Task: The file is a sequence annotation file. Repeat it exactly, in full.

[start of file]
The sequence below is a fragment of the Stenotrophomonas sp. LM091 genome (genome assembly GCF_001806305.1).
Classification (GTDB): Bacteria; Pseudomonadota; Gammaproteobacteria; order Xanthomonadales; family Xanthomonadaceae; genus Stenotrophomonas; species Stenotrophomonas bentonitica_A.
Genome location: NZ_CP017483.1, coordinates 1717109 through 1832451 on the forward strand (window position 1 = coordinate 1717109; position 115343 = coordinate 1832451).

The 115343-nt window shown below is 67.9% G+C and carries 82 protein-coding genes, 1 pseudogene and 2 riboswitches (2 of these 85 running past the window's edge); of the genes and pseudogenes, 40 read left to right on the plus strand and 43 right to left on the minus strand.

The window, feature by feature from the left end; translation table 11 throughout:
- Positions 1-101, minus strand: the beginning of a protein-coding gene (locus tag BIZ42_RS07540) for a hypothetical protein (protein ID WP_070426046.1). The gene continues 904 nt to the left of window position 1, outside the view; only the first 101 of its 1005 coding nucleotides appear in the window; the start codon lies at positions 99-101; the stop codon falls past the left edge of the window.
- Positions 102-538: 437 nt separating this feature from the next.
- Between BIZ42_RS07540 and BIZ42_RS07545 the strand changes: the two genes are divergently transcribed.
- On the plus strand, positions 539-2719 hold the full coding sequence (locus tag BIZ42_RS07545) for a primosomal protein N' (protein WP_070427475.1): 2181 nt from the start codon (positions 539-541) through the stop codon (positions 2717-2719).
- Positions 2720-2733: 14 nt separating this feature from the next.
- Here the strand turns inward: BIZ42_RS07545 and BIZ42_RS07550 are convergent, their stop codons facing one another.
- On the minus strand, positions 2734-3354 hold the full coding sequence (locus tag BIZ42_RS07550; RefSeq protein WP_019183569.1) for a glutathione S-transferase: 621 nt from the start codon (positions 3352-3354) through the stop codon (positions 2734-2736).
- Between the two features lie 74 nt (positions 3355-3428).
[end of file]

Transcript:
The sequence below is a fragment of the Stenotrophomonas sp. LM091 genome (genome assembly GCF_001806305.1).
Classification (GTDB): Bacteria; Pseudomonadota; Gammaproteobacteria; order Xanthomonadales; family Xanthomonadaceae; genus Stenotrophomonas; species Stenotrophomonas bentonitica_A.
Genome location: NZ_CP017483.1, coordinates 1717109 through 1832451 on the forward strand (window position 1 = coordinate 1717109; position 115343 = coordinate 1832451).

The 115343-nt window shown below is 67.9% G+C and carries 82 protein-coding genes, 1 pseudogene and 2 riboswitches (2 of these 85 running past the window's edge); of the genes and pseudogenes, 40 read left to right on the plus strand and 43 right to left on the minus strand.

The window, feature by feature from the left end; translation table 11 throughout:
- Positions 1-101, minus strand: the beginning of a protein-coding gene (locus tag BIZ42_RS07540) for a hypothetical protein (protein ID WP_070426046.1). The gene continues 904 nt to the left of window position 1, outside the view; only the first 101 of its 1005 coding nucleotides appear in the window; the start codon lies at positions 99-101; the stop codon falls past the left edge of the window.
- Positions 102-538: 437 nt separating this feature from the next.
- Between BIZ42_RS07540 and BIZ42_RS07545 the strand changes: the two genes are divergently transcribed.
- On the plus strand, positions 539-2719 hold the full coding sequence (locus tag BIZ42_RS07545) for a primosomal protein N' (protein WP_070427475.1): 2181 nt from the start codon (positions 539-541) through the stop codon (positions 2717-2719).
- Positions 2720-2733: 14 nt separating this feature from the next.
- Here the strand turns inward: BIZ42_RS07545 and BIZ42_RS07550 are convergent, their stop codons facing one another.
- On the minus strand, positions 2734-3354 hold the full coding sequence (locus tag BIZ42_RS07550; RefSeq protein WP_019183569.1) for a glutathione S-transferase: 621 nt from the start codon (positions 3352-3354) through the stop codon (positions 2734-2736).
- Between the two features lie 74 nt (positions 3355-3428).